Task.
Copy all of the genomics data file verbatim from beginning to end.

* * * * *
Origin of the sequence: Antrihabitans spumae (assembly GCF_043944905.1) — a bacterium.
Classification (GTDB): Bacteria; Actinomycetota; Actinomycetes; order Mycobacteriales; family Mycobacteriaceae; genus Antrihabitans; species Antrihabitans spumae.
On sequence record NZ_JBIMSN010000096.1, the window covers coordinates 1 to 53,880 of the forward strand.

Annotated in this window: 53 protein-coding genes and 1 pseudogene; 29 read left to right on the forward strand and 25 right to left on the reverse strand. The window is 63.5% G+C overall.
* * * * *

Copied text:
Origin of the sequence: Antrihabitans spumae (assembly GCF_043944905.1) — a bacterium.
Classification (GTDB): Bacteria; Actinomycetota; Actinomycetes; order Mycobacteriales; family Mycobacteriaceae; genus Antrihabitans; species Antrihabitans spumae.
On sequence record NZ_JBIMSN010000096.1, the window covers coordinates 1 to 53,880 of the forward strand.

Annotated in this window: 53 protein-coding genes and 1 pseudogene; 29 read left to right on the forward strand and 25 right to left on the reverse strand. The window is 63.5% G+C overall.